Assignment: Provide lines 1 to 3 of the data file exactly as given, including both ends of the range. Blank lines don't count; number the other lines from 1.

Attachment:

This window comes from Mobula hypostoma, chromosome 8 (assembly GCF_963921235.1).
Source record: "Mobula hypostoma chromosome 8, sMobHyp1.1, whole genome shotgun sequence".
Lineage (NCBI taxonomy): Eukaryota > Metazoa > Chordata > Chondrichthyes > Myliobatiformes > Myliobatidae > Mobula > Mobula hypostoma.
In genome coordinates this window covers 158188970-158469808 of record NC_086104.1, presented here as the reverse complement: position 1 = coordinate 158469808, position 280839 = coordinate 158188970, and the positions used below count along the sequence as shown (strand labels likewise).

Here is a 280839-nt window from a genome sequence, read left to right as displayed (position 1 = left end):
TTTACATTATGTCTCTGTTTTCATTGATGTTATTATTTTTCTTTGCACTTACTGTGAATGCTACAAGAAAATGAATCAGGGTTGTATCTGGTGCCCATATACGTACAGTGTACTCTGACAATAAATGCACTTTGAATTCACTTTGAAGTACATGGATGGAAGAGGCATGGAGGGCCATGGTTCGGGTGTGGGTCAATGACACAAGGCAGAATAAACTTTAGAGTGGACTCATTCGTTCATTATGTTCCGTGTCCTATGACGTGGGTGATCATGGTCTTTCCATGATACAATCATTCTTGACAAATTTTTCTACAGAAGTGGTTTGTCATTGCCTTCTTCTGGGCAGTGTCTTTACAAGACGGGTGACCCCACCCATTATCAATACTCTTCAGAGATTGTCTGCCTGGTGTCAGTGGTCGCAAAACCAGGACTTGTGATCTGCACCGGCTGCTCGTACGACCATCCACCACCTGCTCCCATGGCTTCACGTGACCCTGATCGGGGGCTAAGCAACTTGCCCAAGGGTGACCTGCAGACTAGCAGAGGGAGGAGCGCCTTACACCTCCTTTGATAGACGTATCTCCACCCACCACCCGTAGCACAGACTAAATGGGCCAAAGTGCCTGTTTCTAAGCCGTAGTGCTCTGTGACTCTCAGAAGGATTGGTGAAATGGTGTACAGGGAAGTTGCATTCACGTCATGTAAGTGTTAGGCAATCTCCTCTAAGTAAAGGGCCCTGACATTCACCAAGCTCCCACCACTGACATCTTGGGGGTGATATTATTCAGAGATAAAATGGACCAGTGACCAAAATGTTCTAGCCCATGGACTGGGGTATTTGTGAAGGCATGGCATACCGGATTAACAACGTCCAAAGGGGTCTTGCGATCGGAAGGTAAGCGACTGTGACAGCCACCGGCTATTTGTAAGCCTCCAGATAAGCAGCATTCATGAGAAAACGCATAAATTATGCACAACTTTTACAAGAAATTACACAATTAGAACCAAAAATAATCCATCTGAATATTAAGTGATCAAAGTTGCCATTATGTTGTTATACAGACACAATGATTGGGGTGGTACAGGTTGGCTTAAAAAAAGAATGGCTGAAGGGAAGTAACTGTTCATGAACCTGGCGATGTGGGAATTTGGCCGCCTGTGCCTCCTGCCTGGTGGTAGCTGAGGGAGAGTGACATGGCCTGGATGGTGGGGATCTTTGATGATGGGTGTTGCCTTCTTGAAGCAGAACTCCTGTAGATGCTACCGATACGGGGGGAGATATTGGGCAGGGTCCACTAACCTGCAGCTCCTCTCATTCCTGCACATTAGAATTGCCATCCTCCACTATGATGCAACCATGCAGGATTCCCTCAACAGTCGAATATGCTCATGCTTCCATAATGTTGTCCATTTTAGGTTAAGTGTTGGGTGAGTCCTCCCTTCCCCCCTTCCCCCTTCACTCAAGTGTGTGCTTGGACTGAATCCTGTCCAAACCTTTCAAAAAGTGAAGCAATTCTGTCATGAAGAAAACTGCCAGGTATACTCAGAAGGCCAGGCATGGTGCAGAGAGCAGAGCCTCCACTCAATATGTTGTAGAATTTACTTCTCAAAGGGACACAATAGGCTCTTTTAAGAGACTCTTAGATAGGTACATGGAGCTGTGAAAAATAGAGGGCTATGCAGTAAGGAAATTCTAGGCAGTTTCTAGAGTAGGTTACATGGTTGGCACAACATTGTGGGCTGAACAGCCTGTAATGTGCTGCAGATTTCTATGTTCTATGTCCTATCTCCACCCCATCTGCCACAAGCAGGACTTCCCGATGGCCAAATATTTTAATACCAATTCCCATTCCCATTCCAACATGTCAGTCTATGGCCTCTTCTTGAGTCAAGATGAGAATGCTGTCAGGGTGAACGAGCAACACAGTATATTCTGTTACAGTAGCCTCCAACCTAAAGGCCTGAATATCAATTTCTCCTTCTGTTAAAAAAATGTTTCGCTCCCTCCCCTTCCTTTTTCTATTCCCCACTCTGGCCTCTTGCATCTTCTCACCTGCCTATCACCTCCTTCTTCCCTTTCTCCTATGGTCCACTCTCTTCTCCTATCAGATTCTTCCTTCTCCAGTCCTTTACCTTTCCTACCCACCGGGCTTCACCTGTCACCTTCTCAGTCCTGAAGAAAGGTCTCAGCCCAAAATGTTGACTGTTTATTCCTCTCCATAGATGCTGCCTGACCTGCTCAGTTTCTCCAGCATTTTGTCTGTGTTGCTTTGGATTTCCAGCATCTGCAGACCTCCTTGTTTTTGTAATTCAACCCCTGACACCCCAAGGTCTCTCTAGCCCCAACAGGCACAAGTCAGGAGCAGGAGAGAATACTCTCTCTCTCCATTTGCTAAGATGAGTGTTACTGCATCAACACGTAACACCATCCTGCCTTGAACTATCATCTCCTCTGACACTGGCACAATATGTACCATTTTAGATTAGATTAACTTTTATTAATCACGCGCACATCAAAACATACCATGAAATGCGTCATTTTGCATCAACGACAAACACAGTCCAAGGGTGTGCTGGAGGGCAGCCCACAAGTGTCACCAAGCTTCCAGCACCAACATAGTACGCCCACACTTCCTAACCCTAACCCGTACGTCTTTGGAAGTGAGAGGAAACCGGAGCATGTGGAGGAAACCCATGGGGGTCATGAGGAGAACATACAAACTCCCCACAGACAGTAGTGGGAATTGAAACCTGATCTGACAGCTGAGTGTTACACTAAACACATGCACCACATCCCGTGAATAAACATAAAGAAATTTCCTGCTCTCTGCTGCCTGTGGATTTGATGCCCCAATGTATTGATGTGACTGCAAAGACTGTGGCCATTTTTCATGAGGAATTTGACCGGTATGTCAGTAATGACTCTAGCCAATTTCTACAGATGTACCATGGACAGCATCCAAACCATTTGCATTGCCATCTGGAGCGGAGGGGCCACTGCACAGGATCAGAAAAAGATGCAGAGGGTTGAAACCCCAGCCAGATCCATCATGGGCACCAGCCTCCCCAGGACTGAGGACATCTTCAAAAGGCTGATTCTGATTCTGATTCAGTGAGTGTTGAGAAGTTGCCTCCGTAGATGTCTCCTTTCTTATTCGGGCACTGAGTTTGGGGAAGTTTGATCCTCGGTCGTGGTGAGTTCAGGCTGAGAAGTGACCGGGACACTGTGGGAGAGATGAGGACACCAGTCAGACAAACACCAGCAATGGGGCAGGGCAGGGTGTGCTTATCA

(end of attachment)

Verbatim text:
This window comes from Mobula hypostoma, chromosome 8 (assembly GCF_963921235.1).
Source record: "Mobula hypostoma chromosome 8, sMobHyp1.1, whole genome shotgun sequence".
Lineage (NCBI taxonomy): Eukaryota > Metazoa > Chordata > Chondrichthyes > Myliobatiformes > Myliobatidae > Mobula > Mobula hypostoma.